When the Legends Die, p.18Hal Borland
Then the flames began to die down. They slowly subsided into a great bed of coals that winked and hissed and spurted in sudden, angry life. The darkness crept back, now twice as dark as before, with the huge torch burning out. The valley was gray with acrid smoke, held close by the night’s damp air, the smolder of old hay adding its sour stink to the woodsmoke and the smell of charred green cottonwoods.
At last Tom got to his feet and went inside and to bed.
It was midmorning when he wakened. The cabin smelled of smoke and smoldering hay, and the ashes of the barn still fumed and sent up curls of white smoke. He cooked and ate breakfast, then packed his gear. He brought the car to the door, loaded it and took it back and left it at the foot of the bluff. Then he returned to the cabin, split a big armload of kindling and piled it carefully in the middle of the floor. He moved the table and benches over beside it, then set fire to it and went back to his car and sat down in the shade and waited.
The windows began to glow with the flames inside. Then the smoke threaded out through the cracks and began to billow out the doorway. A window fell in and flames reached out and licked at the eaves. The flames burst through die roof and towered, hissing and crackling. When the roof fell in, a great shower of fine white ash was carried high into the air by the blast of heat and, drifting on the breath of a breeze, fell like fine snow around him and on the car, harmless white ashes, fine as dust.
The big cottonwoods beside the house withered and seemed to shrink and curl, and flames crept up their big limbs like hungry red tongues. The trees hissed and spat, then began to pop like gunfire. The weedy garden withered as though under a sudden frost, and the tall weeds crumpled and fell and the whole garden disappeared, leaving only a patch of charred ground. The grass seemed to melt away in a spreading circle that met the circle scorched last night in the moonlight, and flaming embers fell there and blossomed briefly—red flowers that bloomed and faded in a few minutes. Then one wall tottered, sagged, fell with a fresh showering of embers and a new surge of flame.
Tom waited almost an hour, watching the flames consume the cabin, log by log. Then the fire subsided into a great, smoldering heap of ashes with the chimney thrusting up like a stubborn black thumb. He got to his feet, brushed the fine white ash from his clothes and was aware for the first time of the deep, dull ache in his arm. he kneaded the muscles, accepting the pain almost gratefully. Then he got into his car, found the circuit schedule, saw that he had missed four shows. He had been here two days over a month. The next show was at Wolf Point, on the Missouri River up in the northeast corner of Montana. He had four days to get there, find a place to sleep, make his entry.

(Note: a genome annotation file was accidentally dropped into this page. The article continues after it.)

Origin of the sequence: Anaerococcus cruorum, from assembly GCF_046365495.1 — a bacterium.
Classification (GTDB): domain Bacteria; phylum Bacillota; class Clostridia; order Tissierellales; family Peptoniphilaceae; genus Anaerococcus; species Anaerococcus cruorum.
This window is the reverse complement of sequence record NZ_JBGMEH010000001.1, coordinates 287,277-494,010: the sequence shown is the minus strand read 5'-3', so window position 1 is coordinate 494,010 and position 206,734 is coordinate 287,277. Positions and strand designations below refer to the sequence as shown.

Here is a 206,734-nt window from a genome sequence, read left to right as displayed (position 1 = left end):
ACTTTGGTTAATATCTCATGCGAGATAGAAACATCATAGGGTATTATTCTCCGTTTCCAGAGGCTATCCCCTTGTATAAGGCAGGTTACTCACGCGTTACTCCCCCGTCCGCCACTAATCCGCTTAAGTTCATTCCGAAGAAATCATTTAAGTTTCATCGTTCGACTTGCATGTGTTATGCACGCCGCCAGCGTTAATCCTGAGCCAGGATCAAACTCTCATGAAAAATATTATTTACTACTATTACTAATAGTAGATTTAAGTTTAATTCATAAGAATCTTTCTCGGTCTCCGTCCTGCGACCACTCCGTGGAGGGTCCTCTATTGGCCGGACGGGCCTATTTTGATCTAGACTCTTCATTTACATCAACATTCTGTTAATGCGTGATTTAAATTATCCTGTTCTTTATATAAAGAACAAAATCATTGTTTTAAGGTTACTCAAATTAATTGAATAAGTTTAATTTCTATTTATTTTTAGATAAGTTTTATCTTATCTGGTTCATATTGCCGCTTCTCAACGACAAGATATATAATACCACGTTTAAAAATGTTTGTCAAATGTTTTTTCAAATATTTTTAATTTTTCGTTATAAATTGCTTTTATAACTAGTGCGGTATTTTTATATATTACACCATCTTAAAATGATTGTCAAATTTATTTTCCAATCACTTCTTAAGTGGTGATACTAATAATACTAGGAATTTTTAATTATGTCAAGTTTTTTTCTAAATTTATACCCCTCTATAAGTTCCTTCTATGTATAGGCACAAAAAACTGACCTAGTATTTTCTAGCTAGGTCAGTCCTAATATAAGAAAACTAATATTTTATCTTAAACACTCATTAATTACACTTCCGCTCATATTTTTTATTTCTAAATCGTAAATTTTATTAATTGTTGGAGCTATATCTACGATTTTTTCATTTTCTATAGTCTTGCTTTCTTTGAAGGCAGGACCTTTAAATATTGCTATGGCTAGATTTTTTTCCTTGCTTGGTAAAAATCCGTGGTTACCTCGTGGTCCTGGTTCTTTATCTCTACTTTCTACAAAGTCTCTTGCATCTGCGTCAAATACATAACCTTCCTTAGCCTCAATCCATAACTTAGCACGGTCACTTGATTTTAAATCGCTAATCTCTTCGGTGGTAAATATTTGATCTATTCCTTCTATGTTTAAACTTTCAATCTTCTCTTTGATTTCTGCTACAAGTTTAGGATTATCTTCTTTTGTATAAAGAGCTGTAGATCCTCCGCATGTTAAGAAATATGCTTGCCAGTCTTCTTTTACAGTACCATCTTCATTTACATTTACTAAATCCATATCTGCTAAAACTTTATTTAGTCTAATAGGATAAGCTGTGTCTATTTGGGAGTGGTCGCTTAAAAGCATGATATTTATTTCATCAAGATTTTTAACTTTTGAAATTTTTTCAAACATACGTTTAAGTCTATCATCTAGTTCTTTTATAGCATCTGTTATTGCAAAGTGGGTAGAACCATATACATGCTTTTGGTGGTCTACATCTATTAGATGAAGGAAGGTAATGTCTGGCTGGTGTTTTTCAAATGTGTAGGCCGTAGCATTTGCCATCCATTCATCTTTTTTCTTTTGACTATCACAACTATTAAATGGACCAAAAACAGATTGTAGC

He took one more look at the dying fire that had been the cabin and at the scatter of char and white ashes that had been the barn. Then he started the motor and drove away.
BEFORE TOM’S RIDE IN the first go-round at Wolf Point the announcer said, “The next man out is just back in business after a month out with an assortment of broken bones. A bronc put him in the hospital, and could be he’s out for revenge. Anyway, here he comes, out of Chute Number Two, on High Tension—Tom Black!”
The crowd applauded as High Tension came lunging out. Three jumps and Tom was dizzy with the streaking pain. Every jolt drove the pain deeper, but he fought it down with raking spurs. He made a hard-driving ride all the way, then stumbled back to the chutes, rested ten minutes and went to his hotel room. The throbbing arm and the pains that racked his ribs kept him awake most of the night, but the next day he made the most punishing ride the Wolf Point crowd had ever seen.
He spent another sleepless night and went to the arena for the finals dizzy and blear-eyed, queasy and stumbling with weariness. But he steeled himself, saddled his horse, grimly waited out the riders ahead of him. Then he eased into the saddle, measured his rein, set his spurs and watched for the signal.
The announcer bellowed, “Well, folks, this is it. I said before the first go-round that the next man might be riding for revenge. I didn’t tell you that the horse that put him in the hospital a month ago had to kill itself to do it. But it did! You’ve seen him make two all-out rides, and now he’s set for his final. Is he still out for blood? My guess is yes! So here he comes, the old devil-killer himself, out of Chute Number Four on Red Devil—Tom Black!”
The crowd roared, the chute gate swung open, and the big bay called Red Devil lunged out, fighting. Tom was swaying in the saddle as they left the chute, but he summoned strength from somewhere and he rode Red Devil like a fiend. It was an even more brutal ride than the one the day before. Tom demanded the worst the horse could give, got it, took it, and demanded more. The horse was in a bawling frenzy and snorting bloody foam when the horn blew, and Tom was so spent that he could scarcely pivot out of the saddle and off the pickup man’s horse. He stumbled and went to his knees twice on the way back to the chutes. The crowd was in a turmoil of applause.
He sat for half an hour before the pains eased enough that he could go to his hotel room. There he fell into bed and stayed till the next afternoon, utterly exhausted. Then he went down and ate and went back and slept another twelve hours. On the second day he got his car and took off for the next show on the circuit.
He rode the next show, and the next, and the physical pain eased off. But his riding style had changed since that month off. He was still the slick, skillful rider who could pile up the points when he wanted to, but now he wasn’t riding for points. He was riding for the ride, for the punishment he could give a horse. He still won enough purse money to pay his expenses, but if it was a choice between a clean, high-scoring ride and a rule-defying ride that brought out the worst in a horse, he ignored the rules. The rule book forbade a rider to touch horse or saddle with his free hand, but if he drew a horse that reared and danced instead of bucking he slapped it across the ears until it fought back. If he drew a quitter he asked for a reride on the same horse and came out of the chute raking and gouging in defiance of the rules, goading the horse to violent, malevolent action. He knew a dozen ways to drive a horse into a frenzy, and in show after show he let the points fall as they might and made the most racking, punishing rides ever seen on the circuit.